As part of our discussion on visual culture, the grad students in my Elementary Methods class at BU were challenged to create a memorial or monument dedicated to someone or something important to them.
To begin the conversation, I showed students a few videos about the current debate over the removal of confederate monuments and a public art monument initiative in Philadelphia. The first videos I showed were from a lesson created by The Choices Program at Brown University called History in Dispute: Charlottesville and Confederate Monuments. I showed my students three of the videos and they answered a question about the content of each video after each one was over. Next, I showed students a six-minute video from the PBS New Hour about a city-wide public art project in Philadelphia called Monumental Lab.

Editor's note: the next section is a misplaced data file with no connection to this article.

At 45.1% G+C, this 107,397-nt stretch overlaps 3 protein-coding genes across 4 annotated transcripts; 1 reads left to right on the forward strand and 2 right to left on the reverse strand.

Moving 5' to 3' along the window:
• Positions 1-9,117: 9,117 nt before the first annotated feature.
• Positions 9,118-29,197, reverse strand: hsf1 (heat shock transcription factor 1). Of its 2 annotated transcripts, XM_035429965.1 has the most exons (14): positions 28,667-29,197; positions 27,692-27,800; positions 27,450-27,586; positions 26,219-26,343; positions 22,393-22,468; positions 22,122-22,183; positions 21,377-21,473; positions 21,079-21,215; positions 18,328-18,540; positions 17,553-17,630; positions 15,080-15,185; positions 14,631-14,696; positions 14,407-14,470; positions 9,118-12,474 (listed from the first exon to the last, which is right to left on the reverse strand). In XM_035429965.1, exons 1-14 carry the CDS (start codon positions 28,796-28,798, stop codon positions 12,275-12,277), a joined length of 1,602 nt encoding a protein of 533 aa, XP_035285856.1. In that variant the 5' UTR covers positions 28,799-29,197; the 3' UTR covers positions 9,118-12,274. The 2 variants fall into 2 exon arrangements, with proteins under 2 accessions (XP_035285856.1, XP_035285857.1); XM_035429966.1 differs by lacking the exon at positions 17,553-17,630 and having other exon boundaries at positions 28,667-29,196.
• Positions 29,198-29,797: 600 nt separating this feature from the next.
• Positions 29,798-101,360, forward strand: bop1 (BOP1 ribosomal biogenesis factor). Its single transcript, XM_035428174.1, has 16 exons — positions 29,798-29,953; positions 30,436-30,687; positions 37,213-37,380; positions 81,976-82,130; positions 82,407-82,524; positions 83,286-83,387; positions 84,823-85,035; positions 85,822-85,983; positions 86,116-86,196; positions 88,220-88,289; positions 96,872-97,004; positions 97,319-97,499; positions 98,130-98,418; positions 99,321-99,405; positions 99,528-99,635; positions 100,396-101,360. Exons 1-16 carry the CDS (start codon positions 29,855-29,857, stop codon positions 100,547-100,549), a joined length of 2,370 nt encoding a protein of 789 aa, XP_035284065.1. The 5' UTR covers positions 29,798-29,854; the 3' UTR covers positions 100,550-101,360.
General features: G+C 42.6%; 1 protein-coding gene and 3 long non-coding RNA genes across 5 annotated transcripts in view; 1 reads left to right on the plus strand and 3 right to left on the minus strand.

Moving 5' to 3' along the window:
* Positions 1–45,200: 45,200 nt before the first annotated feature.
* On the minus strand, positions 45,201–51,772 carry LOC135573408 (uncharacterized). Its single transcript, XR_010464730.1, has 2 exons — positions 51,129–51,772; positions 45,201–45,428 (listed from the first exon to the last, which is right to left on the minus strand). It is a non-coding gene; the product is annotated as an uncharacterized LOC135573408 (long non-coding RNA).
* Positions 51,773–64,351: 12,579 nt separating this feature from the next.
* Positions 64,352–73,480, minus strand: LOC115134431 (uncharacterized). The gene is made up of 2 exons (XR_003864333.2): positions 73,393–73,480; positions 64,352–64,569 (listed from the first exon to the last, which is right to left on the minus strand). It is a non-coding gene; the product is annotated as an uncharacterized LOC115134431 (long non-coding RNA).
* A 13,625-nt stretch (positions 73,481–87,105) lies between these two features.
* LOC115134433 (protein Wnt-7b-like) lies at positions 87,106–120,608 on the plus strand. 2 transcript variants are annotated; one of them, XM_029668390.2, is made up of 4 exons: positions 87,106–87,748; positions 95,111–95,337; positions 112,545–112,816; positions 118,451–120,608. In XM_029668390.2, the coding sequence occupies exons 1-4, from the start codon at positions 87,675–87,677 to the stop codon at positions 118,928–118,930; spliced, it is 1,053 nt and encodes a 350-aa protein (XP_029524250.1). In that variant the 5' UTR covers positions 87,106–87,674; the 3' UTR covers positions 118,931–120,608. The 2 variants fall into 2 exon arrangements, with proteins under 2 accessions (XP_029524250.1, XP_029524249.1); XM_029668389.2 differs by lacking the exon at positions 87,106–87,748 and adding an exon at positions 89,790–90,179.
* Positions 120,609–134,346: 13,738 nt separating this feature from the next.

I also showed students monuments created by contemporary artists including: Free at Last, by Sergio Castillo, Monument in Trafalgar Square, by Rachel Whiteread, Pedestal for Strangers and Pedestal for a Little Girl, by Miranda July and Public Figures by Do-Ho Suh.
Then I taught students how to create a pop-up box out of oak tag (inspired by my Not-a-Box lesson) and students brainstormed ideas for what they would create. My goal was to show my grad students how a lesson could be adapted for different age groups. This is a lesson I think would be amazing to teach middle school students right now.
After creating their monuments, my students also wrote a brief artist statement about their work. Here are a few pictures of their finished monuments…
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